display | more...

The Canterbury Tales: The Clerk's Tale (Part Three)

Incipit tercia pars.

Ther fil, as it bifalleth tymes mo, Whan that this child had souked but a throwe, This markys in his herte longeth so To tempte his wyf, hir sadnesse for to knowe, That he ne myghte out of his herte throwe This merveillous desir his wyf t'assaye. Nedelees, God woot, he thoghte hir for t'affraye. He hadde assayed hir ynogh bifore, And foond hir evere good; what neded it Hir for to tempte and alwey moore and moore? Though som men preise it for a subtil wit, But as for me, I seye that yvele it sit To assaye a wyf, whan that it is no nede, And putten hir in angwyssh and in drede. For which this markys wroghte in this manere; He cam allone a-nyght, ther as she lay, With stierne face and with ful trouble cheere, And seyde thus, "Grisilde," quod he, "that day That I yow took out of your povere array, And putte yow in estaat of heigh noblesse, - Ye have nat that forgeten, as I gesse. I seye, Grisilde, this present dignitee In which that I have put yow, as I trowe Maketh yow nat foryetful for to be That I yow took in povre estaat ful lowe For any wele ye moot youreselven knowe. Taak heede of every word that y yow seye, Ther is no wight that hereth it but we tweye. Ye woot yourself wel how that ye cam heere Into this hous, it is nat longe ago. And though to me that ye be lief and deere, Unto my gentils ye be no thyng so. They seyn, to hem it is greet shame and wo For to be subgetz, and to been in servage, To thee, that born art of a smal village. And namely, sith thy doghter was ybore, Thise wordes han they spoken, doutelees; But I desire, as I have doon bifore, To lyve my lyf with hem in reste and pees. I may nat in this caas be recchelees; I moot doon with thy doghter for the beste, Nat as I wolde, but as my peple leste. And yet God woot, this is ful looth to me; But nathelees, withoute youre wityng I wol nat doon, but this wol I," quod he, "That ye to me assente as in this thyng. Shewe now youre pacience in youre werkyng, That ye me highte and swore in youre village, That day that maked was oure mariage." Whan she had herd al this, she noght ameved Neither in word, or chiere, or countenaunce; For as it semed she was nat agreved. She seyde, "Lord, al lyth in youre plesaunce, My child, and I, with hertely obeisaunce Been youres al, and ye mowe save and spille Youre owene thyng, werketh after youre wille. Ther may no thyng, God so my soule save, Liken to yow, that may displese me, Ne I ne desire no thyng for to have, Ne drede for to leese, save oonly yee; This wyl is in myn herte, and ay shal be; No lengthe of tyme or deeth may this deface, Ne chaunge my corage to another place." Glad was this markys of hir answeryng, But yet he feyned as he were nat so. Al drery was his cheere and his lookyng, Whan that he sholde out of the chambre go. Soone after this, a furlong wey or two, He prively hath toold al his entente Unto a man, and to his wyf hym sente. A maner sergeant was this privee man, The which that feithful ofte he founden hadde In thynges grete, and eek swich folk wel kan Doon execucioun on thynges badde. The lord knew wel that he hym loved and dradde;- And whan this sergeant wiste the lordes wille, Into the chambre he stalked hym ful stille. "Madame," he seyde, "ye moote foryeve it me, Though I do thyng to which I am constreyned, Ye been so wys, that ful wel knowe ye That lordes heestes mowe nat been yfeyned, They mowe wel been biwailled and compleyned, But men moote nede unto hir lust obeye; And so wol I, ther is namoore to seye. This child I am comanded for to take." And spak namoore, but out the child he hente Despitously, and gan a cheere make As though he wolde han slayn it er he wente. Grisildis moot al suffren and consente; And as a lamb she sitteth meke and stille, And leet this crueel sergeant doon his wille. Suspecious was the diffame of this man, Suspect his face, suspect his word also, Suspect the tyme in which he this bigan. Allas, hir doghter that she loved so! She wende he wolde han slawen it right tho; But nathelees she neither weep ne syked, Conformynge hir to that the markys lyked. But atte laste speken she bigan, And mekely she to the sergeant preyde, So as he was a worthy gentil man, That she moste kisse hire child, er that it deyde, And in hir barm this litel child she leyde, With ful sad face, and gan the child to kisse, And lulled it, and after gan it blisse. And thus she seyde in hir benigne voys, "Fareweel, my child, I shal thee nevere see, But sith I thee have marked with the croys Of thilke Fader blessed moote thou be, That for us deyde upon a croys of tree. Thy soule, litel child, I hym bitake, For this nyght shaltow dyen for my sake." I trowe, that to a norice in this cas It had been hard this reuthe for to se; Wel myghte a mooder thanne han cryd `allas!' But nathelees so sad and stidefast was she, That she endured al adversitee, And to the sergeant mekely she sayde, "Have heer agayn your litel yonge mayde." "Gooth now," quod she, "and dooth my lordes heeste; But o thyng wol I prey yow of youre grace, That, but my lord forbad yow atte leeste, Burieth this litel body in son place That beestes ne no briddes it torace." But he no word wol to that purpos seye, But took the child, and wente upon his weye. This sergeant cam unto his lord ageyn, And of Grisildis wordes and hire cheere He tolde hym point for point, in short and pleyn, And hym presenteth with his doghter deere. Somwhat this lord hath routhe in his manere, But nathelees his purpos heeld he stille, As lordes doon whan they wol han hir wille; And bad his sergeant, that he pryvely Sholde this child ful softe wynde and wrappe, With alle circumstances tendrely, And carie it in a cofre or in a lappe, But, upon peyne his heed of for to swappe That no man sholde knowe of his entente, Ne whenne he cam, ne whider that he wente. But at Boloigne to his suster deere, That thilke tyme of Panik was countesse, He sholde it take, and shewe hir this mateere, Bisekynge hir to doon hir bisynesse This child to fostre in alle gentillesse, And whos child that it was, he bad hire hyde From every wight, for oght that may bityde. The sergeant gooth, and hath fulfild this thyng, But to this markys now retourne we, For now gooth he ful faste ymaginyng, If by his wyves cheere he myghte se Or by hir word aperceyve that she Were chaunged, but he nevere hir koude fynde, But evere in oon ylike sad and kynde. As glad, as humble, as bisy in servyse, And eek in love, as she was wont to be, Was she to hym in every maner wyse, Ne of hir doghter noght a word spak she. Noon accident for noon adversitee Was seyn in hire, ne nevere hir doghter name Ne nempned she, in ernest nor in game.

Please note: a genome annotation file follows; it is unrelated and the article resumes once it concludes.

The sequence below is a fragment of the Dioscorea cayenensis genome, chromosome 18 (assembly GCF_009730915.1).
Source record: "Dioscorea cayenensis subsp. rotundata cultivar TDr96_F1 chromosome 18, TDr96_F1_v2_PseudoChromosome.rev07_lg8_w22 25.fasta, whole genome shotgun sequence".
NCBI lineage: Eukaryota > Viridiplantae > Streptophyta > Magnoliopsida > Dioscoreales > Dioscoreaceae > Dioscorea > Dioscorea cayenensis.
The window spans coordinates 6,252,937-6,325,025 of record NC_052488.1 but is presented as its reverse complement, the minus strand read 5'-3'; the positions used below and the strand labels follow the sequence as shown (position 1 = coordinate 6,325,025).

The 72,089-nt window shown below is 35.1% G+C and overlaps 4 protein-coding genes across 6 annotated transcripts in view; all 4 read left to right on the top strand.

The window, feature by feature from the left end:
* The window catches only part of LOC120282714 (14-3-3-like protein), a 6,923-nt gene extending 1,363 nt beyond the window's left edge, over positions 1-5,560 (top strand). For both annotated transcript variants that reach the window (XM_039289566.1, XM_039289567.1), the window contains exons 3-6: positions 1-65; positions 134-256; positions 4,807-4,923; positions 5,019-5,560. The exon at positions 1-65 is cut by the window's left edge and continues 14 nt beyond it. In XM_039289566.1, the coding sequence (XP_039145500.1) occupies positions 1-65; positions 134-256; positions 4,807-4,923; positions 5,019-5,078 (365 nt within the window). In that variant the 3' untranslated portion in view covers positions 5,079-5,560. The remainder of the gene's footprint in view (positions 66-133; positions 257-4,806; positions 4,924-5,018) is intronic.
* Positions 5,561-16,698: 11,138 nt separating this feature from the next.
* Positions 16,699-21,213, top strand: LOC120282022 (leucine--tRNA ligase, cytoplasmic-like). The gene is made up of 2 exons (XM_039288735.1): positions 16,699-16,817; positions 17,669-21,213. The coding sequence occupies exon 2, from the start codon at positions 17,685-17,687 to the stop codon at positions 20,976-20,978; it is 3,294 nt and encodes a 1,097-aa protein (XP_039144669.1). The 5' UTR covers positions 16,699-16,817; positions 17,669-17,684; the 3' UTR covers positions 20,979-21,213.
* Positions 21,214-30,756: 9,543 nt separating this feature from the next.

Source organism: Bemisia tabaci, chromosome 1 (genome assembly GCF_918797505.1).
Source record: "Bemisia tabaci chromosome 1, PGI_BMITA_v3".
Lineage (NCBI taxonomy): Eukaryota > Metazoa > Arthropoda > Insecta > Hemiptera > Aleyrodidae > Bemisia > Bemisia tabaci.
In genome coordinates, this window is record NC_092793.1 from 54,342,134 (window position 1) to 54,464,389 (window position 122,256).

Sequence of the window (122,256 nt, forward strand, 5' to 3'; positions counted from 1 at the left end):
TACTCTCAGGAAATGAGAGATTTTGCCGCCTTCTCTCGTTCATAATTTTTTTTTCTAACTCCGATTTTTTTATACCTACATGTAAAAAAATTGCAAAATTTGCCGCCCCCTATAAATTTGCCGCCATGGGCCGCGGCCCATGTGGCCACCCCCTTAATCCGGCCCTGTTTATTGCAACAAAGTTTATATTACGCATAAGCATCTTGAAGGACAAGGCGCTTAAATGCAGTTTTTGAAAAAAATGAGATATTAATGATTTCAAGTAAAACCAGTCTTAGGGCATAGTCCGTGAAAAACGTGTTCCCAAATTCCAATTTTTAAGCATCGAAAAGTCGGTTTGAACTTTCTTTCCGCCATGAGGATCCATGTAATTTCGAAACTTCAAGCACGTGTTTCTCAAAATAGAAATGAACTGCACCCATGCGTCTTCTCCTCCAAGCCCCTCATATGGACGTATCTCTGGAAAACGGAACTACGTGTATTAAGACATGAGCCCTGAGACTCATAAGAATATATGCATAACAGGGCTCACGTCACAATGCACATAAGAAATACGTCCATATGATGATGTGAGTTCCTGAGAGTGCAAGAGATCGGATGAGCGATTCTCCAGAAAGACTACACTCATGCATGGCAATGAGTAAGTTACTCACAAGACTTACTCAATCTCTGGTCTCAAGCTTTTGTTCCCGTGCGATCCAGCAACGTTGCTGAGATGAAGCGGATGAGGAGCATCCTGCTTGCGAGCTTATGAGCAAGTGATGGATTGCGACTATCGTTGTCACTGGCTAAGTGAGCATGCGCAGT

Explicit tercia pars.

The Clerk's Tale: Part Two | The Clerk's Tale: Part Four

Log in or register to write something here or to contact authors.